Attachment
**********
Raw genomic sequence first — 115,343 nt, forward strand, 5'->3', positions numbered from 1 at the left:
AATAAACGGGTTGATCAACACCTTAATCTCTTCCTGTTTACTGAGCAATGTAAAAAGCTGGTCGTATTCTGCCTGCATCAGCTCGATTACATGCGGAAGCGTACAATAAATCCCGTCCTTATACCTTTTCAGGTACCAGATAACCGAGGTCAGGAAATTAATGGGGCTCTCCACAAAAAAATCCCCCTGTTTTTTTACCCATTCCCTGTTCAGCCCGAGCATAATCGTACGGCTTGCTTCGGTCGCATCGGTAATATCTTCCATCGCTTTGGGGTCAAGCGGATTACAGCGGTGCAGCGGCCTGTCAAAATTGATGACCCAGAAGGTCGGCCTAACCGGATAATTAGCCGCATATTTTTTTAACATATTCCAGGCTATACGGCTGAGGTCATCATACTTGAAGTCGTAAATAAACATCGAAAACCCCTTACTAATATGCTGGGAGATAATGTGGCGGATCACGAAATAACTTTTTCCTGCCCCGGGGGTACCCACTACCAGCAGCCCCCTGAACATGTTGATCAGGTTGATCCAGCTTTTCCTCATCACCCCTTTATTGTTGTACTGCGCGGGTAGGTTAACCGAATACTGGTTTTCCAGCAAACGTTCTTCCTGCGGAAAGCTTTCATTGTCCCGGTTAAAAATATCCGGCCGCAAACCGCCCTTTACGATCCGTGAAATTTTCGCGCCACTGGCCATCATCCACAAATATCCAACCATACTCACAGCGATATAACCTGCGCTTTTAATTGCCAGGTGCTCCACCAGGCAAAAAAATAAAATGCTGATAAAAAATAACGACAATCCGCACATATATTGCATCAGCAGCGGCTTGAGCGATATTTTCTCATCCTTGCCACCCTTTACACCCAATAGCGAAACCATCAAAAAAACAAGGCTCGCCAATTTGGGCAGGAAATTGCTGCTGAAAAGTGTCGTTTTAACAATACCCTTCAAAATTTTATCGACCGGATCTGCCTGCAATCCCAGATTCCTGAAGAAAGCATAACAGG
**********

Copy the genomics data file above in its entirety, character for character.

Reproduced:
Raw genomic sequence first — 115,343 nt, forward strand, 5'->3', positions numbered from 1 at the left:
AATAAACGGGTTGATCAACACCTTAATCTCTTCCTGTTTACTGAGCAATGTAAAAAGCTGGTCGTATTCTGCCTGCATCAGCTCGATTACATGCGGAAGCGTACAATAAATCCCGTCCTTATACCTTTTCAGGTACCAGATAACCGAGGTCAGGAAATTAATGGGGCTCTCCACAAAAAAATCCCCCTGTTTTTTTACCCATTCCCTGTTCAGCCCGAGCATAATCGTACGGCTTGCTTCGGTCGCATCGGTAATATCTTCCATCGCTTTGGGGTCAAGCGGATTACAGCGGTGCAGCGGCCTGTCAAAATTGATGACCCAGAAGGTCGGCCTAACCGGATAATTAGCCGCATATTTTTTTAACATATTCCAGGCTATACGGCTGAGGTCATCATACTTGAAGTCGTAAATAAACATCGAAAACCCCTTACTAATATGCTGGGAGATAATGTGGCGGATCACGAAATAACTTTTTCCTGCCCCGGGGGTACCCACTACCAGCAGCCCCCTGAACATGTTGATCAGGTTGATCCAGCTTTTCCTCATCACCCCTTTATTGTTGTACTGCGCGGGTAGGTTAACCGAATACTGGTTTTCCAGCAAACGTTCTTCCTGCGGAAAGCTTTCATTGTCCCGGTTAAAAATATCCGGCCGCAAACCGCCCTTTACGATCCGTGAAATTTTCGCGCCACTGGCCATCATCCACAAATATCCAACCATACTCACAGCGATATAACCTGCGCTTTTAATTGCCAGGTGCTCCACCAGGCAAAAAAATAAAATGCTGATAAAAAATAACGACAATCCGCACATATATTGCATCAGCAGCGGCTTGAGCGATATTTTCTCATCCTTGCCACCCTTTACACCCAATAGCGAAACCATCAAAAAAACAAGGCTCGCCAATTTGGGCAGGAAATTGCTGCTGAAAAGTGTCGTTTTAACAATACCCTTCAAAATTTTATCGACCGGATCTGCCTGCAATCCCAGATTCCTGAAGAAAGCATAACAGG